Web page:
5. Penalties Convictions under this section are felonies punishable by a fine, imprisonment for not more than ten years, or both. 18 U.S.C. §1030(c)(1)(A). A violation that occurs after another conviction under section 1030 is punishable by a fine, imprisonment for not more than twenty years, or both. 18 U.S.C. §1030(c)(1)(B). 6.
Relation to Other Statutes Section 1030(a)(1) was originally enacted in 1984 and was substantially amended in 1996. As originally enacted, section 1030(a)(1) provided that anyone who knowingly accessed a computer without authorization or in excess of authorization and obtained classified information “with the intent or reason to believe that such information so obtained is to be used to the injury of the 1. Computer Fraud and Abuse Act 15 United States, or to the advantage of any foreign nation” was subject to a fine or imprisonment for not more than ten years for a first offense. This scienter element mirrored that of 18 U.S.C. §794(a), the statute that prohibits gathering or delivering defense information to aid a foreign government. Section 794(a), however, provides for life imprisonment, whereas section 1030(a)(1) is only a ten-year felony. Based on that distinction, Congress amended section 1030(a)(1) in 1996 to track more closely the language of 18 U.S.C. §793(e), which also provides a maximum penalty of ten years imprisonment for obtaining from any source certain information connected with the national defense and thereafter communicating or attempting to communicate it in an unauthorized manner.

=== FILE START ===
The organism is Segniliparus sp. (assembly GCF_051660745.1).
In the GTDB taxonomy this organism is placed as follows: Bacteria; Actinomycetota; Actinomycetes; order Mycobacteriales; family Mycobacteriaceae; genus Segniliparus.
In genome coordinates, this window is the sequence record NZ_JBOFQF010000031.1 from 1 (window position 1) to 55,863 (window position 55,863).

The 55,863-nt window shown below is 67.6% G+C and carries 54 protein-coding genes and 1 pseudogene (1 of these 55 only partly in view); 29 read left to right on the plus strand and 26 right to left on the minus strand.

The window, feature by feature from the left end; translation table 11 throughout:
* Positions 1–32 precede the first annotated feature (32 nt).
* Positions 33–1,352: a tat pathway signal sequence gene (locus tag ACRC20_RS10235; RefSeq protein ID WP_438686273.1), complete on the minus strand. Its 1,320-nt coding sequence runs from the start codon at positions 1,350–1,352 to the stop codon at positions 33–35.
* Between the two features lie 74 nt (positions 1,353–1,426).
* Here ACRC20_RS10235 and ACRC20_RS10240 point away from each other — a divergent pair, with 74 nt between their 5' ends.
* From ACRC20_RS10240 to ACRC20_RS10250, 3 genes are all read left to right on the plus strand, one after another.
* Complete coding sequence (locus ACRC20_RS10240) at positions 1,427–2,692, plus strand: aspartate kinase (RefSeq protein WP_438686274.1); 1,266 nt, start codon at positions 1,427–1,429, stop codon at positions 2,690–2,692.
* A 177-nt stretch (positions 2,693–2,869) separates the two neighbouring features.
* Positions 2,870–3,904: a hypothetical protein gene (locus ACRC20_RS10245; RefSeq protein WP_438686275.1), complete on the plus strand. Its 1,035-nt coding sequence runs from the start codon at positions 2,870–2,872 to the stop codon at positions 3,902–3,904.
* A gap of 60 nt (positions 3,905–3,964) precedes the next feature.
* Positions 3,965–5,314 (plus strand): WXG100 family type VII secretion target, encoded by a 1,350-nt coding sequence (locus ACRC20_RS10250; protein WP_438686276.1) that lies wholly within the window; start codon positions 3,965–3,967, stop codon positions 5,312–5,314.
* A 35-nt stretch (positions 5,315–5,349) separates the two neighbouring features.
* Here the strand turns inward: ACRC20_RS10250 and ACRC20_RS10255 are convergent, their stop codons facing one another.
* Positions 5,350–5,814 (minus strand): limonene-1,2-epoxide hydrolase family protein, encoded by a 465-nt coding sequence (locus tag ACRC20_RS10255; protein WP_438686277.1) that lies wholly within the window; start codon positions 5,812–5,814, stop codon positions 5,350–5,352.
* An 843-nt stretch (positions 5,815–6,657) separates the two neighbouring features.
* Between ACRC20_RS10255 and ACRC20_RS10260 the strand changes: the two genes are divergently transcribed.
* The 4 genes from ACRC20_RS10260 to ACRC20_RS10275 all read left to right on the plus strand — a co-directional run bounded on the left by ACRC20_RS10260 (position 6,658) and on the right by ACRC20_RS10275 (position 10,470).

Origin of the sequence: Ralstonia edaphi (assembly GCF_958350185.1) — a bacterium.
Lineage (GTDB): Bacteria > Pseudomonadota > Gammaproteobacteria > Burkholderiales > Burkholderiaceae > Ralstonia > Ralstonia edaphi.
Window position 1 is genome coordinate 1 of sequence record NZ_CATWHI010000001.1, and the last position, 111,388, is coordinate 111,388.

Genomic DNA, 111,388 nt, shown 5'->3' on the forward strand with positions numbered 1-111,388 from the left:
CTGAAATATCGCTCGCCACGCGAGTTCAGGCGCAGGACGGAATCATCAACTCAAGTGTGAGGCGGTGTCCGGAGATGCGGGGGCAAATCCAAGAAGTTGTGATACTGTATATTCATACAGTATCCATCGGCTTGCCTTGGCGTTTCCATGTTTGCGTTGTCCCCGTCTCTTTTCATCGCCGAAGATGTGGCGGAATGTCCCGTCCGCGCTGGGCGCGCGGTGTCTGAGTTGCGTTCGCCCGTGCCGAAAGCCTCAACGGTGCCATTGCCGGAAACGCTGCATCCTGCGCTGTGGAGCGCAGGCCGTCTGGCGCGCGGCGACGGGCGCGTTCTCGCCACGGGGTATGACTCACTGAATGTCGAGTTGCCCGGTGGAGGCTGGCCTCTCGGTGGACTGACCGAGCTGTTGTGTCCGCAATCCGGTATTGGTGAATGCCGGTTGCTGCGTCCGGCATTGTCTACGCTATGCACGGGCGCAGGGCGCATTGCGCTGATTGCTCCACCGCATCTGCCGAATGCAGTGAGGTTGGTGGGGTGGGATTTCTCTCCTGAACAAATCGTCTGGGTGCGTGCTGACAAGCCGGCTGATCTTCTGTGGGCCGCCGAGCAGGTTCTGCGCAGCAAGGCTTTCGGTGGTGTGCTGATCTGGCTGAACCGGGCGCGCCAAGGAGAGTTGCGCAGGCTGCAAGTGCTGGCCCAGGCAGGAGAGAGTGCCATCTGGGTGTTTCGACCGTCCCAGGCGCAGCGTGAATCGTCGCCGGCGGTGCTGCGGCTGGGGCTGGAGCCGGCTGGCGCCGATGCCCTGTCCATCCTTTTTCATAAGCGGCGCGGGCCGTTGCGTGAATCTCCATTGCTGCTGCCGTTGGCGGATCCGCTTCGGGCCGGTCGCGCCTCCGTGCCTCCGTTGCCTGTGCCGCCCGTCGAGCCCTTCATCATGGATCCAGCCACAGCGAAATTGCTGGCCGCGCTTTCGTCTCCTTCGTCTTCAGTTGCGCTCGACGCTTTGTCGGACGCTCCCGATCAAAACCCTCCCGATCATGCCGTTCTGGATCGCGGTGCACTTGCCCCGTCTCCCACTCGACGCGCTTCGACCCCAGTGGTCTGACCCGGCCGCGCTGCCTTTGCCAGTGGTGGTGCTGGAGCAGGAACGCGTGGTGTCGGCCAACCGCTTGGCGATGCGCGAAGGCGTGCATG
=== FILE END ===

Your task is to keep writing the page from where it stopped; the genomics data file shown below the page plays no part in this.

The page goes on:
Violations of this subsection are charged quite rarely. The reason for this lack of prosecution may well be the close similarities between sections1030(a)(1) and 793(e). In situations where both statutes are applicable, prosecutors may tend towards using section 793(e), for which guidance and precedent are more prevalent.